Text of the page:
At first glance, the case sounded routine. A 26-year-old woman working as an administrative assistant was complaining of debilitating hand and wrist pain from working on a computer for eight hours a day. As anybody with professional experience in this area will tell you, carpal tunnel is a repetitive stress injury.
The fact that she had been working for only three years should have been a red flag, but the company-prescribed doctor said she should remain off work pending a nerve conduction study, the most common diagnostic exam to confirm the injury.
In the meantime, a once productive employee was put on the sidelines and given some narcotics to help with the pain. There was no transitional duty available -- she already had a desk job that entailed virtually no physically strenuous activity.
In investigating the claim, I was advised by the employee's supervisor that the young woman was a good worker, with no disciplinary problems. When I talked to her, she told me her hands and wrists began to get painful several months before she filed a claim, but she wanted to work through the pain. It was only after she couldn't take the pain anymore that she filed a claim.
What a gamer!
The results of the nerve conduction study came back -- and wouldn't you know it, they were negative.
The doctor conducted another physical examination and couldn't find the source of the pain. But she still claimed that she was unable to work because of the discomfort in both wrists and hands. The doctor prescribed more pain killers and told her to continue to rest at home rather than coming to work.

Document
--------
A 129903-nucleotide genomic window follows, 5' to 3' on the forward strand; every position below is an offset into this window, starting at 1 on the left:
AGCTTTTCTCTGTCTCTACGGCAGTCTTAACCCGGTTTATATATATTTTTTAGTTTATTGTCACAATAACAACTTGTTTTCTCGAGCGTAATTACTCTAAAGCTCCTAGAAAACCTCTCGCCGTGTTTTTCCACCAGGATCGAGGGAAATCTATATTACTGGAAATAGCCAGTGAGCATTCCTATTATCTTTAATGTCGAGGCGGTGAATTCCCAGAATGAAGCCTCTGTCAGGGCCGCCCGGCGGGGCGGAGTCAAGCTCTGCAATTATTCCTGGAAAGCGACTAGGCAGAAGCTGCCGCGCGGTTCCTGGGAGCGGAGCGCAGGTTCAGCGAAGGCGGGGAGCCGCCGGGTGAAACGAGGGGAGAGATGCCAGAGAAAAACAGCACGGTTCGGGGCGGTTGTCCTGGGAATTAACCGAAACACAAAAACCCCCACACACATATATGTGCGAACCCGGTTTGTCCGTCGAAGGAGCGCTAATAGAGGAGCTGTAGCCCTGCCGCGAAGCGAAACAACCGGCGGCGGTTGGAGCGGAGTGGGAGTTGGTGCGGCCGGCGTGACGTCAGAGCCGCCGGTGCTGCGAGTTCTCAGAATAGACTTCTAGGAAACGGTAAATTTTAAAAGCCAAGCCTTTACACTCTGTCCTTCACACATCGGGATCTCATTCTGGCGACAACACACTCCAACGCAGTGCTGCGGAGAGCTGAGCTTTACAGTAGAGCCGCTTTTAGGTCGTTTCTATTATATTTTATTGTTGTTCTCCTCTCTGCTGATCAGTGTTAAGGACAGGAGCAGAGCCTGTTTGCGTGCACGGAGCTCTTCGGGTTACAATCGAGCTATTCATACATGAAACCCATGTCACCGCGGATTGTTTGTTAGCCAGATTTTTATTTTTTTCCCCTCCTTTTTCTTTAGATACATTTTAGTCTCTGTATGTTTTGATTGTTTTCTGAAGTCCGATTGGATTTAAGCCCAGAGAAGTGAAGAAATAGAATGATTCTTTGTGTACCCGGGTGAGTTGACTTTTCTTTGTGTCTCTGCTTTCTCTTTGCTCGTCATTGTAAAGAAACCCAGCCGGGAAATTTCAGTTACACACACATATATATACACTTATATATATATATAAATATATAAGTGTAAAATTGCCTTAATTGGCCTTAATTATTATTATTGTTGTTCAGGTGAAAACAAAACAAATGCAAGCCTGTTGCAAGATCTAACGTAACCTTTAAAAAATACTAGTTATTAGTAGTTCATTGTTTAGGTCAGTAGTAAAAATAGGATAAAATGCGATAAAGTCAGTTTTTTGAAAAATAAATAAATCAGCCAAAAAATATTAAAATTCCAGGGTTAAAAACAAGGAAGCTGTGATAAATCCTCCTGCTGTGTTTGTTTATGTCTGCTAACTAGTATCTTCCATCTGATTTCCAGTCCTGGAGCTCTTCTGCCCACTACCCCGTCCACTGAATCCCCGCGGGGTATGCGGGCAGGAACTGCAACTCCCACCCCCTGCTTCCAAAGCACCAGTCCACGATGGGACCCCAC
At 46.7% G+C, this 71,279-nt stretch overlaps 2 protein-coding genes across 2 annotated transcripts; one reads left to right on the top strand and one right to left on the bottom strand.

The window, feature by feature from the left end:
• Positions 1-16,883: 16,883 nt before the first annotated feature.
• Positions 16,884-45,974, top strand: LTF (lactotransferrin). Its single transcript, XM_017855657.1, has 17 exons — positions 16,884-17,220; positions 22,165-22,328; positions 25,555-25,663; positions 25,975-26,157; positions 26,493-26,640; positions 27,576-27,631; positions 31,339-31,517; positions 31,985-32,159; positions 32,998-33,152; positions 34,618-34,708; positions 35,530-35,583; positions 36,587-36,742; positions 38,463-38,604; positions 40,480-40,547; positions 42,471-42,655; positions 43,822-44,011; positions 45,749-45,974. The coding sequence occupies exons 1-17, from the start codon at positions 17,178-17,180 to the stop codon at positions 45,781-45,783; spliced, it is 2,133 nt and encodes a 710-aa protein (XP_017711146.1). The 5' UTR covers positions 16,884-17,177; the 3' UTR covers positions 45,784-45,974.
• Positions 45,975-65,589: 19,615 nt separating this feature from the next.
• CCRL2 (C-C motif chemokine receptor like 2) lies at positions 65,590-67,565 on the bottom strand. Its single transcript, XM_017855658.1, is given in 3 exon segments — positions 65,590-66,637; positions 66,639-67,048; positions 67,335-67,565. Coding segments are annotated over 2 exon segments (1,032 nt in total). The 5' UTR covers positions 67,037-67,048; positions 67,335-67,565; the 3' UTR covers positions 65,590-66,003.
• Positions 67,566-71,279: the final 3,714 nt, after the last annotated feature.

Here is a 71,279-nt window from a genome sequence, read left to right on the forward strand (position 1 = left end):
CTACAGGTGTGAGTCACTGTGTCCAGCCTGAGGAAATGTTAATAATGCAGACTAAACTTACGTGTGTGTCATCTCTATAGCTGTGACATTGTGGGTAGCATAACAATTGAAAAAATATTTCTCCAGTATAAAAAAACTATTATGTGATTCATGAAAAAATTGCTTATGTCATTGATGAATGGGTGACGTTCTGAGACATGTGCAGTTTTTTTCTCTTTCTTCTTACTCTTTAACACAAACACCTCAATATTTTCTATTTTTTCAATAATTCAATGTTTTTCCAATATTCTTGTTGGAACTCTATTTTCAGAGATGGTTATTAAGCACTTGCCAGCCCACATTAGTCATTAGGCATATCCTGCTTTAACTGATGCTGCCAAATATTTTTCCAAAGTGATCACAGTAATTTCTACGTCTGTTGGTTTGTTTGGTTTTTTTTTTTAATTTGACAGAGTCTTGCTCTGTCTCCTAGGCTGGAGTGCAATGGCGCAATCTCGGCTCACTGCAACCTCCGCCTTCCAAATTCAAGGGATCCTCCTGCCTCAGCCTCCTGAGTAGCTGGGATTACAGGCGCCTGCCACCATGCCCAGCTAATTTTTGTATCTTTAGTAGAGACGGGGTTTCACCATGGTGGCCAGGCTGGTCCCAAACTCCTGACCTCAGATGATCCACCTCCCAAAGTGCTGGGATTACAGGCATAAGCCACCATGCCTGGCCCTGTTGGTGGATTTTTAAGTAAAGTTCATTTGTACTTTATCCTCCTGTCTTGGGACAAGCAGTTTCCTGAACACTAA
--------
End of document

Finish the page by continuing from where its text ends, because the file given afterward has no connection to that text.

At this point, I had seen just about enough. She was a healthy young woman with just three years on the job, probably not enough time to cause any harm. There was no evidence of an injury: Time to move on this thing.
I assigned an independent investigator to the case. He randomly chose a Wednesday to stake out her apartment. At approximately noon, the employee was observed leaving her house, entering her car and driving across town to a gentlemen's club.
The investigator waited two hours, but the woman never emerged from the club.
Turns out she worked there!
Next time the investigator followed her inside, disguised as a construction worker on his lunch hour. To get surveillance, he rigged up a camera to his lunch pail and left it on the bar next to him.
Lo and behold, here she comes, dressed in a scarf and a sneeze.
Not only was she a stripper, she was a pole dancer! In one particularly intricate part of the performance, she grasped the pole with both hands and flipped over so her head was facing the floor and her legs were toward the ceiling.
At the same time, with amazing manual dexterity, she was able to undo the clasp on her bra.
Clearly, her complaints about bilateral hand and wrist pain did not seem to be bothering her on this occasion.
Of course the camera recorded it all.
Needless to say having video of her hanging upside down on a pole was enough to have the claim dismissed.
And oh yes, we went after her for repayment of those temporary disability payments.
She was ordered to pay restitution and was terminated from her desk job.
JARED SHELLY is the editor of this column and can be reached at email@example.com. This column is based on the experiences of a group of long-time claims adjusters. The situations they describe are real, but the names and key details are kept confidential.
April 5, 2013
Copyright 2013© LRP Publications